Inverse Adverse Selection: The Market for Gems
AbstractThis paper studies markets plagued with asymmetric information on the quality of traded goods. In Akerlof's setting, sellers are better informed than buyers. In contrast, we examine cases where buyers are better informed than sellers. This creates an inverse adverse selection problem: The market tends to disappear from the bottom rather than from the top. In contrast to the traditional model, it is the high-value goods (gems) that are traded on the market, rather than the low-value goods (lemons). We investigate the consequences of this inverse adverse selection and its potential solutions. The uninformed buyer in a traditional market for lemons experiences the quality of the good he purchased; instead, the uninformed seller may never know the quality of the good that he sold. This renders the conventional legal and contractual solutions to the lemons problem often ineffective in the gems case. We further explore the theoretical and practical appeal of m arket, contractual, and legal solutions. Our results show that auctions (competition among many informed buyers) provide a solution to the inverse adverse selection problem.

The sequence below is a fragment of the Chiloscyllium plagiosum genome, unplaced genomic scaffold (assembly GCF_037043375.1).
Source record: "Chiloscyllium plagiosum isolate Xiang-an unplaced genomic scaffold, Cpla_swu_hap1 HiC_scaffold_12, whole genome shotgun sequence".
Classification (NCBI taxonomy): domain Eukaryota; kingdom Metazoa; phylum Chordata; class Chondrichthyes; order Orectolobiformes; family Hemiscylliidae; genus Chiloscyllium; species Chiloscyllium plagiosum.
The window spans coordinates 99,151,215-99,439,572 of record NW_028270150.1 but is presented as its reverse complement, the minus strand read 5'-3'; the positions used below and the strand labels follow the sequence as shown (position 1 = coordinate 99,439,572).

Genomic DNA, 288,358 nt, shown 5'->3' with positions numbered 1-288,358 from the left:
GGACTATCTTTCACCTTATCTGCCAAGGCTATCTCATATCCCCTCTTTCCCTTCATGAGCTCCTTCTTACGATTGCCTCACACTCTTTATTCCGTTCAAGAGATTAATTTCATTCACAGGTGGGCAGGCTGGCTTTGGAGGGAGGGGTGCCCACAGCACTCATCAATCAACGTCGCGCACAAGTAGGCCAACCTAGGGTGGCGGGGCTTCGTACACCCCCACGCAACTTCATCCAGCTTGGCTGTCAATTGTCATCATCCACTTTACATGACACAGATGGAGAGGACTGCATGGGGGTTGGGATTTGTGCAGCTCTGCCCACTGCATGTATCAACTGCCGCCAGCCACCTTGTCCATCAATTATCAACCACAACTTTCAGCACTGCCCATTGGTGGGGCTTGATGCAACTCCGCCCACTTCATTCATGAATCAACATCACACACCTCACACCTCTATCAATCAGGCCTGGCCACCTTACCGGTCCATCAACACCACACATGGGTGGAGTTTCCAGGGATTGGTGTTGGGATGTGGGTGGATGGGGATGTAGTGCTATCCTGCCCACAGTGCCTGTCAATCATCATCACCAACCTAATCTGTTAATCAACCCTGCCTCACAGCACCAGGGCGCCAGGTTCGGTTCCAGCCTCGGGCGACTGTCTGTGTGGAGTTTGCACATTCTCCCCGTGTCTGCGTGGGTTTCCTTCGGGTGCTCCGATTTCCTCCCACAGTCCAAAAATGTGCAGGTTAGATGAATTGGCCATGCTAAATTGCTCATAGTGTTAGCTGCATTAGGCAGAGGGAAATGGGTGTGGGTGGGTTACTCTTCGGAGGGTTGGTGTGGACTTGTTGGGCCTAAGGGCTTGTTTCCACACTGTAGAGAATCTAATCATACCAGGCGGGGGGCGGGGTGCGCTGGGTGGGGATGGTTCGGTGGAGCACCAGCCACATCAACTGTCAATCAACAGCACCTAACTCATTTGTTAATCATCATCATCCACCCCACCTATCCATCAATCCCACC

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Bibliographic InfoPaper provided by Tinbergen Institute in its series Tinbergen Institute Discussion Papers with number 11-017/1.
Date of creation: 27 Jan 2011
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Lemons; Gems; Adverse selection; Asymmetric information; Auction;
Find related papers by JEL classification:
- D44 - Microeconomics - - Market Structure and Pricing - - - Auctions
- D82 - Microeconomics - - Information, Knowledge, and Uncertainty - - - Asymmetric and Private Information; Mechanism Design
- D86 - Microeconomics - - Information, Knowledge, and Uncertainty - - - Economics of Contract Law
- K12 - Law and Economics - - Basic Areas of Law - - - Contract Law
This paper has been announced in the following NEP Reports:
- NEP-ALL-2011-02-26 (All new papers)
- NEP-CTA-2011-02-26 (Contract Theory & Applications)
- NEP-IND-2011-02-26 (Industrial Organization)
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